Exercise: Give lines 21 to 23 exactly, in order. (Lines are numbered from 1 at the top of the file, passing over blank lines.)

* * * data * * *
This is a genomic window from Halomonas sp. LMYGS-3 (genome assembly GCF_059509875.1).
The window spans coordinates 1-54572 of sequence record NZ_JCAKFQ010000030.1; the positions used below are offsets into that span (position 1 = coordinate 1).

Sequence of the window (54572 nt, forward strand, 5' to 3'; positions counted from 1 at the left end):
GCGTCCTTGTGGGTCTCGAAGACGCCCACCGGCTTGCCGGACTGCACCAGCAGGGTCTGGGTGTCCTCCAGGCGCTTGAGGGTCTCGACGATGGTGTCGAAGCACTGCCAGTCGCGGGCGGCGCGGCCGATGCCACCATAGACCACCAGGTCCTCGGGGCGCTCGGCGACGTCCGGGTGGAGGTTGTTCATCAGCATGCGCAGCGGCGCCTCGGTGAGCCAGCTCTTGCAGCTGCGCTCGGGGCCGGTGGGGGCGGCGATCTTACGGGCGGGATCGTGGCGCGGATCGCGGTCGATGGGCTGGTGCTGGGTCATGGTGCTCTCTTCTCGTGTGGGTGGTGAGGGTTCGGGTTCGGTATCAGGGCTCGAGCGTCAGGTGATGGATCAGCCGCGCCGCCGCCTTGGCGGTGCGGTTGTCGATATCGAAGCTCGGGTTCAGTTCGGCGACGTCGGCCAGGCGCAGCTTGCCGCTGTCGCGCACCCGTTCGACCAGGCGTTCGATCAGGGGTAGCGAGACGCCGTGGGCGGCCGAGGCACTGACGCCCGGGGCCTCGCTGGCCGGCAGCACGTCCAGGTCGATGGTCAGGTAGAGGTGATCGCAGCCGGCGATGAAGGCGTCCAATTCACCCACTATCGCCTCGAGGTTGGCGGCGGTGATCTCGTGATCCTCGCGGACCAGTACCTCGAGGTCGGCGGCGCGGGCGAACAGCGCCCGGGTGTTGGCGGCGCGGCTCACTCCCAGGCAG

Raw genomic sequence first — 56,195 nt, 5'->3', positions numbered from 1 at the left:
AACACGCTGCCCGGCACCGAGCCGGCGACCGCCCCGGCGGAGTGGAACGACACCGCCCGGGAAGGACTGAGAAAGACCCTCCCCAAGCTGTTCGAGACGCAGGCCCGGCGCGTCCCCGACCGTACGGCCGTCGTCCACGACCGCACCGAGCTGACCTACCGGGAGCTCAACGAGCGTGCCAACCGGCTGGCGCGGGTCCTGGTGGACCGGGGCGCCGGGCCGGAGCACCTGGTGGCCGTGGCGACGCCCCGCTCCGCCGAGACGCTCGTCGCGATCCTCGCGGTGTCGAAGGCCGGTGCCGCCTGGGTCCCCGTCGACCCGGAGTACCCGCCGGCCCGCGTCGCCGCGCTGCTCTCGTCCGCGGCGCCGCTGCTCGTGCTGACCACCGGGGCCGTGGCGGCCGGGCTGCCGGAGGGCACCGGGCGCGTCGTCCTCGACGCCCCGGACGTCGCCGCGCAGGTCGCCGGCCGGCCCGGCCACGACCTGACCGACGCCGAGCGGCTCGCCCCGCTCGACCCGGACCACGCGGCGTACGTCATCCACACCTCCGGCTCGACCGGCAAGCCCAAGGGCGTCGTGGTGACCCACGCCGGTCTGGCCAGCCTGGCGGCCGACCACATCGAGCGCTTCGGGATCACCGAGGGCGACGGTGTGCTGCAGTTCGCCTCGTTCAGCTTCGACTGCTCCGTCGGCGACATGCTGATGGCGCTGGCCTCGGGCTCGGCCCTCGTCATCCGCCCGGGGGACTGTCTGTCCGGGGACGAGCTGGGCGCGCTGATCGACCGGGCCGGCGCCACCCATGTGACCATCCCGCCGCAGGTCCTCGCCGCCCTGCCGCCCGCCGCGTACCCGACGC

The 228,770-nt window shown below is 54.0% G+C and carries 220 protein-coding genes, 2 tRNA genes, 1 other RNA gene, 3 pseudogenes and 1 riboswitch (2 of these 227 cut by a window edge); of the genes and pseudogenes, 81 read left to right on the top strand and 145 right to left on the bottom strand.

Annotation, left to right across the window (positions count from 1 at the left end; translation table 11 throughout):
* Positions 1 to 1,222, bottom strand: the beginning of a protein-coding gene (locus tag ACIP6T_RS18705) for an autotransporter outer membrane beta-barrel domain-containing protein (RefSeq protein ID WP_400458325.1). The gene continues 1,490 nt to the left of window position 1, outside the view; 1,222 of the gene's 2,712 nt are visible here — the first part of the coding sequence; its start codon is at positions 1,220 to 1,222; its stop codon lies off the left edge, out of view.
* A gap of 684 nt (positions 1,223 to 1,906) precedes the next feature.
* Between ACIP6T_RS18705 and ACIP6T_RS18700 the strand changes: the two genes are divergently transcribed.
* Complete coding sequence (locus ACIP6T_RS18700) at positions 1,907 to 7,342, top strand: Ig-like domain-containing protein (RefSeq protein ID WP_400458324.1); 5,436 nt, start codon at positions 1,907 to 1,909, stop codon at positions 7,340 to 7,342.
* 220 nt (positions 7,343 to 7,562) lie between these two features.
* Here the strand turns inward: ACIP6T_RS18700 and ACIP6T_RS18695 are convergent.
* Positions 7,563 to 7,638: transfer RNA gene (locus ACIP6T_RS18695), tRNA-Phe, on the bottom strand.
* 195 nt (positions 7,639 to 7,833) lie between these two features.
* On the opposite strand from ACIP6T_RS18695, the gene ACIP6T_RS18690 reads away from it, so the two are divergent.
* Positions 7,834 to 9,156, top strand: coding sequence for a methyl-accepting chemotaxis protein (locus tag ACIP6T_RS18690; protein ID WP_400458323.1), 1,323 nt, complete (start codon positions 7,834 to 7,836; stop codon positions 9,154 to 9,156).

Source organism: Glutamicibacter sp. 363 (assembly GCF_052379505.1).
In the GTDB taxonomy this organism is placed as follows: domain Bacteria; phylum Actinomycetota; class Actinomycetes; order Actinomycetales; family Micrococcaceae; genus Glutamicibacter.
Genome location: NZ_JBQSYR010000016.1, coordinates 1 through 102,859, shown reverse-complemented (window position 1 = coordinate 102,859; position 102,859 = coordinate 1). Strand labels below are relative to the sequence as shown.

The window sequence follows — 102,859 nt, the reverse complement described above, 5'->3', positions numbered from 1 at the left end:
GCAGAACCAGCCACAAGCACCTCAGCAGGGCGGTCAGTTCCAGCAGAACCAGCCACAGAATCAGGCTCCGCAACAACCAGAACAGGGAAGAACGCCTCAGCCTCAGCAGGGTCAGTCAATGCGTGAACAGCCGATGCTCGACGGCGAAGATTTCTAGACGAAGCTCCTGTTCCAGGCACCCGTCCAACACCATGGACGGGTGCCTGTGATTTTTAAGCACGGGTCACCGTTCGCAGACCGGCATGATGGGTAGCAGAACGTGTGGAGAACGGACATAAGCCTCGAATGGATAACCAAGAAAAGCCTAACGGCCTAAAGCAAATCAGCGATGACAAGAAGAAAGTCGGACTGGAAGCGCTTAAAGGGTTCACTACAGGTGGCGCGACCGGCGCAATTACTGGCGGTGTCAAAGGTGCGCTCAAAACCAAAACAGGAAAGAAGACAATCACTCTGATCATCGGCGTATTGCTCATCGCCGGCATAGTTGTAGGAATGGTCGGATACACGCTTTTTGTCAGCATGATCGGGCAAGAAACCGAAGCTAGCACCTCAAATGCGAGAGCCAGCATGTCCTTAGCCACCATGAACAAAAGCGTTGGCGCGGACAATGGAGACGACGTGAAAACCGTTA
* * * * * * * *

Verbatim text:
Genome location: NZ_JBQSYR010000016.1, coordinates 1 through 102,859, shown reverse-complemented (window position 1 = coordinate 102,859; position 102,859 = coordinate 1). Strand labels below are relative to the sequence as shown.

The window sequence follows — 102,859 nt, the reverse complement described above, 5'->3', positions numbered from 1 at the left end:
GCAGAACCAGCCACAAGCACCTCAGCAGGGCGGTCAGTTCCAGCAGAACCAGCCACAGAATCAGGCTCCGCAACAACCAGAACAGGGAAGAACGCCTCAGCCTCAGCAGGGTCAGTCAATGCGTGAACAGCCGATGCTCGACGGCGAAGATTTCTAGACGAAGCTCCTGTTCCAGGCACCCGTCCAACACCATGGACGGGTGCCTGTGATTTTTAAGCACGGGTCACCGTTCGCAGACCGGCATGATGGGTAGCAGAACGTGTGGAGAACGGACATAAGCCTCGAATGGATAACCAAGAAAAGCCTAACGGCCTAAAGCAAATCAGCGATGACAAGAAGAAAGTCGGACTGGAAGCGCTTAAAGGGTTCACTACAGGTGGCGCGACCGGCGCAATTACTGGCGGTGTCAAAGGTGCGCTCAAAACCAAAACAGGAAAGAAGACAATCACTCTGATCATCGGCGTATTGCTCATCGCCGGCATAGTTGTAGGAATGGTCGGATACACGCTTTTTGTCAGCATGATCGGGCAAGAAACCGAAGCTAGCACCTCAAATGCGAGAGCCAGCATGTCCTTAGCCACCATGAACAAAAGCGTTGGCGCGGACAATGGAGACGACGTGAAAACCGTTA